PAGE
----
Julius Randle: School is going really well. Classes are going good and the team is working really hard. I had a really great workout today and I'm looking forward to continuing to get better and help my team win and become a better leader.
Are you big on individual workouts?
I love working out. The athletic facilities at our school are just top notch, we've got a huge weight room, the main gym, some practice gyms, it's great because I can always get a workout in most often when I want to.
What got you so serious about a workout routine?
Well, to be honest, I never really worked out all that much in the weight room prior to when I hurt my ankle in the first period of the EYBL. Before that I was just real big on doing skill development workout stuff, one or two dribble pull up, jump shots, and post moves. But after hurting my ankle, my trainer, Jeff Webster, who used to play at Oklahoma, thought it was time for me to get serious with the weight room because up until that point I had just primarily done pushups, that kind of stuff and worked on my game.
Is there a particular source of influence for you when it comes to being so regimented in your workouts?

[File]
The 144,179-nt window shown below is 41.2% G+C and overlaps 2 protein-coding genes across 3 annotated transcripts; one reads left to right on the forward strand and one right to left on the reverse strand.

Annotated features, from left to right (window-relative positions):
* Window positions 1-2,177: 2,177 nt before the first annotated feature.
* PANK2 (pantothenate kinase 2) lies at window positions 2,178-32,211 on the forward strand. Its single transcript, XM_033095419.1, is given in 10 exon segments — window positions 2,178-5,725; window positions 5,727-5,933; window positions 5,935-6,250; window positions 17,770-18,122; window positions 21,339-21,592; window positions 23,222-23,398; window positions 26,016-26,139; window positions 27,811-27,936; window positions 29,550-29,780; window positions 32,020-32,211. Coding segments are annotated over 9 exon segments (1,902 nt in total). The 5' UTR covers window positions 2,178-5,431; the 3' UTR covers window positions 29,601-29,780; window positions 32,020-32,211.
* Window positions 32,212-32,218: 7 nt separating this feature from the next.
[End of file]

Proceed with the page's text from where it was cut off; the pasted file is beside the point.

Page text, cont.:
I'd say it was three people: my coach, my mom and Kobe Bryant.
Like Coach Webster he told me that I need to use basketball and not let basketball use me, and I've just always LOVED the game of basketball, so when I saw how hard my mom has worked to raise me as a single mom and then seeing Kobe and seeing how hard he works, it just motivated me to become the best player I could possibly be.
What have you learned from watching Kobe play?
The big thing is I watched Kobe and he's one of the best players in the world but he always works like he IS the best. If you want to be the best, you have to be willing to put in the time. I knew for myself, I want to be in the NBA one day and I want to be the best player in the NBA, so I knew I needed to watch Kobe and try and exceed what he's doing because it really truly didn't hit me how hard I need to work to be the best until I saw videos of Kobe and how hard he works to prepare.
Do the coaches comment on your desire to improve?
See, I know how this process works when it comes to the recruiting process. I know that I want a coach who is going to push me to be a better player, so some of the coaches will try to say something to you that you know they want you to hear, but I try to focus on developing a relationship with the coaches that I know are going to push me to be a great player and help me fulfill my dreams.
So which coaches, in your mind, are very demanding?
Like with Coach Matta, I remember I had just got back from LeBron and Coach Matta and I were talking and he told me how good I was but how in recruiting it's really hard to find guys that will take the compliment from a coach that you are playing well but who also will take criticism about things that they need to work on with their games.
How do you react to hearing coaches say stuff like that in private to you, if they have a different public persona?